Lawsuits spike after rules eased

Updated: 2015-06-10 07:39

By Zhang Yi(China Daily)

  Print Mail Large Medium  Small 分享按钮 0

90% of cases in May were filed in courts immediately, says spokesman

The number of lawsuits filed in May jumped by nearly 30 percent across the country compared with the same period last year, after a new litigation policy eased rules for filing complaints in courts.

Sun Jungong, spokesman for the Supreme People's Court, said that as of May 1, courts at all levels are strictly prohibited from declining to take a case when the action meets legal criteria.

He said the top court has intensified its efforts to protect litigation rights of individuals and entities by specifying the procedures for filing a case in a court.

"The move is part of the campaign of advancing the rule of law," he said.

"A court is not allowed to refuse to receive the indictment of a case, and it must issue a voucher of receipt to the plaintiff with the date on it when it receives any material from litigators," he said.

"Then the court must approve the filing if the indictment and other materials of the case are up to legal requirements," Sun said.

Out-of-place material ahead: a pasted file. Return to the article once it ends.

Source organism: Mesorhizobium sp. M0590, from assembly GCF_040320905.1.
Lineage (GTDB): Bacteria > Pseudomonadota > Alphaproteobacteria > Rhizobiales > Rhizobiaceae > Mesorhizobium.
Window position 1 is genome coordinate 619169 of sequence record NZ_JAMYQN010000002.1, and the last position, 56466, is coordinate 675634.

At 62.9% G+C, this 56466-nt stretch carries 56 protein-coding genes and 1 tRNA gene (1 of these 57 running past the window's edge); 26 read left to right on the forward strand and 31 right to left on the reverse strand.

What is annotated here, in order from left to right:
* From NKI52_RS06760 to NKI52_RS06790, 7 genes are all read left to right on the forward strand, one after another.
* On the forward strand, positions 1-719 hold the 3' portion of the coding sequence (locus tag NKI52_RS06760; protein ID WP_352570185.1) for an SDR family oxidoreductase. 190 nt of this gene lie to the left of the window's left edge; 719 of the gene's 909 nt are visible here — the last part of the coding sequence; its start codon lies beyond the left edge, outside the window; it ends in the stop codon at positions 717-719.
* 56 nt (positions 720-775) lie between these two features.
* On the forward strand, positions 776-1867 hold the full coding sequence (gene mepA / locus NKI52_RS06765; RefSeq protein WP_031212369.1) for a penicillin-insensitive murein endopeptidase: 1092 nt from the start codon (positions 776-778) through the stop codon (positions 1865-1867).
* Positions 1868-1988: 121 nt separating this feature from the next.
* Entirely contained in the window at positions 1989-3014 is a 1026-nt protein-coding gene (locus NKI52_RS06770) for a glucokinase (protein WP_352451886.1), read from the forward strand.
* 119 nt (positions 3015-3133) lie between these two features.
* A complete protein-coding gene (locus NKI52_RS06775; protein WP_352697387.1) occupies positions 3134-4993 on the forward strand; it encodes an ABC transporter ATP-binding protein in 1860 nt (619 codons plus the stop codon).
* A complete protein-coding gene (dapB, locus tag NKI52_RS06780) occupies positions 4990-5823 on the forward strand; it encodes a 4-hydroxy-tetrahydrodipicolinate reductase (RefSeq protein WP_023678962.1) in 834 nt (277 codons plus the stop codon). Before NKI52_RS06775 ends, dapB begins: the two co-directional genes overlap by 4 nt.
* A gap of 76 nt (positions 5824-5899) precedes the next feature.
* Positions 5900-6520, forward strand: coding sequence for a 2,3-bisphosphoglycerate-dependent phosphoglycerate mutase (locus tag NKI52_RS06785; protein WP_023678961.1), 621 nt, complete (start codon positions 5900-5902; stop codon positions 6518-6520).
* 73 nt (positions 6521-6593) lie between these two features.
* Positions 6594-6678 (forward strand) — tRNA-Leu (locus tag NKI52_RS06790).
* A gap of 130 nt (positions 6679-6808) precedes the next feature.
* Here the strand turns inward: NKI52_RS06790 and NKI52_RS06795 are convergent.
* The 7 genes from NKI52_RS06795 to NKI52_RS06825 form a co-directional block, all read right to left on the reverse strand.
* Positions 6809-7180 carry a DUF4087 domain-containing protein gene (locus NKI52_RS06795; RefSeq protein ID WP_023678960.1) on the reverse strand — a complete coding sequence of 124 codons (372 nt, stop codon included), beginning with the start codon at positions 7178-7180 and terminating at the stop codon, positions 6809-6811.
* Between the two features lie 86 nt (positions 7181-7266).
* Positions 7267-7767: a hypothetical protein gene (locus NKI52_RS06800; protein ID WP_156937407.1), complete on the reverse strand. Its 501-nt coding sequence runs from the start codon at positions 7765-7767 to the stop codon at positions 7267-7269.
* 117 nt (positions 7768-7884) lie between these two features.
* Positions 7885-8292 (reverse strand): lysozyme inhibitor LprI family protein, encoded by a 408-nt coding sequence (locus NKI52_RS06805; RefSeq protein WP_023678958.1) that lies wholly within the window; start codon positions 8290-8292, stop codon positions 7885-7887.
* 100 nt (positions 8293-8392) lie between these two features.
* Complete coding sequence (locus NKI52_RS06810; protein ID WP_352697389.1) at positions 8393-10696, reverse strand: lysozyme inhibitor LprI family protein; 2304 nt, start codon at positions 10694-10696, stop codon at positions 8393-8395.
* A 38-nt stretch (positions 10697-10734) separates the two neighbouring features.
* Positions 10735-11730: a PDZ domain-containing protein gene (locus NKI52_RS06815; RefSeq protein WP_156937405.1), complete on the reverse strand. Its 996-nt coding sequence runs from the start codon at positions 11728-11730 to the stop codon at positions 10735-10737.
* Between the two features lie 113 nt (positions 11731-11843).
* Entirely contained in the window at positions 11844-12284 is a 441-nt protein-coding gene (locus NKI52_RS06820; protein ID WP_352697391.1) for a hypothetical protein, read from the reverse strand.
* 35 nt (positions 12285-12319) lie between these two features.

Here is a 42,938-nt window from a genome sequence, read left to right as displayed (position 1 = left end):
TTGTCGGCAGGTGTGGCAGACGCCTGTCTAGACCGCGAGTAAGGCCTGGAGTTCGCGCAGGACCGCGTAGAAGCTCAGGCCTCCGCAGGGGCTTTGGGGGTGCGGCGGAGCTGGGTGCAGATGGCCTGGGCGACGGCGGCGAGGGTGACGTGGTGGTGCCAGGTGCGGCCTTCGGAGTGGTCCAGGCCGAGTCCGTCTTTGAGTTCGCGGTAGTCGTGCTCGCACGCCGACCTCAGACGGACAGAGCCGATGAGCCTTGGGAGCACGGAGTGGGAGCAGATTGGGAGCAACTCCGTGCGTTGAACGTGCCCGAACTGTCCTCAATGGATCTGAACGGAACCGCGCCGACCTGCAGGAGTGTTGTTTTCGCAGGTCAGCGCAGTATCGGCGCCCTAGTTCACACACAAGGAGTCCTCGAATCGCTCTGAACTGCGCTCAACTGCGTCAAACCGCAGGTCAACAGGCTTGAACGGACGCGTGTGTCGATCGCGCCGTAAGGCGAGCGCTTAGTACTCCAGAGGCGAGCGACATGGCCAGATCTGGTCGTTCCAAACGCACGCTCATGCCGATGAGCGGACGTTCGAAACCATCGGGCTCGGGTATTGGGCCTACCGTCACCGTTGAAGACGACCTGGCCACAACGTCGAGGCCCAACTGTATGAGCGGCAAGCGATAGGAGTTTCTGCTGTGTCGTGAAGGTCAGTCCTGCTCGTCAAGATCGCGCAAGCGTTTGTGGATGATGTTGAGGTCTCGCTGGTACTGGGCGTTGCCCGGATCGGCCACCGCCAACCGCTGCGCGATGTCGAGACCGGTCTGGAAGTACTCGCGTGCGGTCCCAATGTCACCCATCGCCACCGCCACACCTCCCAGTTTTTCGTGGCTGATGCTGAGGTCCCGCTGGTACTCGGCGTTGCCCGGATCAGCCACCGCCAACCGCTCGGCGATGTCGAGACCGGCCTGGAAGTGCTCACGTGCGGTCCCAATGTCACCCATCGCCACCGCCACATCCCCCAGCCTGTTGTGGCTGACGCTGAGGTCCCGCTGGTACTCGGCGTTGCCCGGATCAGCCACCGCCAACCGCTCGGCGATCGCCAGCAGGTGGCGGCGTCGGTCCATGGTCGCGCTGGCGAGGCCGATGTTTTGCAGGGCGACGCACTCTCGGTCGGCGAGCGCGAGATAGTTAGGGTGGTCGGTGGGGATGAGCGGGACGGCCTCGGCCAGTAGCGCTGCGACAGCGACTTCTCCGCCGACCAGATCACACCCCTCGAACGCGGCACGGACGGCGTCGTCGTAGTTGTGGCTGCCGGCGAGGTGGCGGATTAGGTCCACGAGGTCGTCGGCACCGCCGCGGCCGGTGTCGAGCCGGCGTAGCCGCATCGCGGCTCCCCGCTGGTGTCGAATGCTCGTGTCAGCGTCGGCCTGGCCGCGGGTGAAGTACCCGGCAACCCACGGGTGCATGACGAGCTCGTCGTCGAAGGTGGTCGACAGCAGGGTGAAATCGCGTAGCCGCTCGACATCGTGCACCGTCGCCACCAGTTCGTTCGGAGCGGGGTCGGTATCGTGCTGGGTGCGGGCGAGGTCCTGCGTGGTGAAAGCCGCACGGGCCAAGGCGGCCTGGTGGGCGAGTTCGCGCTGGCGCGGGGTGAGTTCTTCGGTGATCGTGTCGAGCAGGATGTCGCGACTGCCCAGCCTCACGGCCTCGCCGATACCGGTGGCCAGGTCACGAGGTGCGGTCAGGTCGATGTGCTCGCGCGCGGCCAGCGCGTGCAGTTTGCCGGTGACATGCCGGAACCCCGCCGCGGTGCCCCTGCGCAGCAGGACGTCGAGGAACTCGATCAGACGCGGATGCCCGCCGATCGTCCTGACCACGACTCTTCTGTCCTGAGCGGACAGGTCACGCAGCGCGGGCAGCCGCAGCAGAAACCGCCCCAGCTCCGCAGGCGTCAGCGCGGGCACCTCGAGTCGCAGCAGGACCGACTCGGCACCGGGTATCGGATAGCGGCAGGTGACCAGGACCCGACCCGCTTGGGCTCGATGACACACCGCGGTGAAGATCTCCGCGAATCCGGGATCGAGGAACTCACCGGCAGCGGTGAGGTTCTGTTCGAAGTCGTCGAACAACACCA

"The court has to give the plaintiff a proper cause if it decides not to file the case. If the court is not able to make a decision in the date required by law, it must approve the filing of the case," he said.

Courts have no right to refuse filing a case on the ground that the plaintiff didn't pay court fees, he added.

Before the new policy, courts had the right to deliberate on the cause of a lawsuit and reject a complaint without a hearing.

Under the new policy, if an indictment or other materials of a case are not up to the standards of litigation, the court must inform litigators in a written notice of the requirements for filing a case and ask them to hand in what is required by a certain date. If they fail to do so, the court has to issue a notice of objection to filing the case and stipulate the reasons.

Sun said that 90 percent of the cases in May were filed in courts immediately after the litigators handed in their materials.

Cases that were not able to be filed mostly involved indictments and relevant materials that failed to meet the legal requirements.

According to the top court, the lawsuits filed against government administrations increased 221 percent nationwide in May compared with the same period last year. Such cases in Tianjian this May were seven times that of May last year and five times more than last year in Shanghai and Shanxi province.

To better regulate the courts' practices on filing a case, the top court sent teams to oversee the procedure of filing cases in 10 cities and regions in May and solicited opinions from lawyers and other litigators.

Gu Weiqiang, vice-president of the top court in Shanghai, said that cases filed in the city increased by 20 percent in May, and that nearly 98 percent of the cases were filed in the courts immediately after the materials were handed in.

"We are exploring more channels to provide convenience for people," Gu said.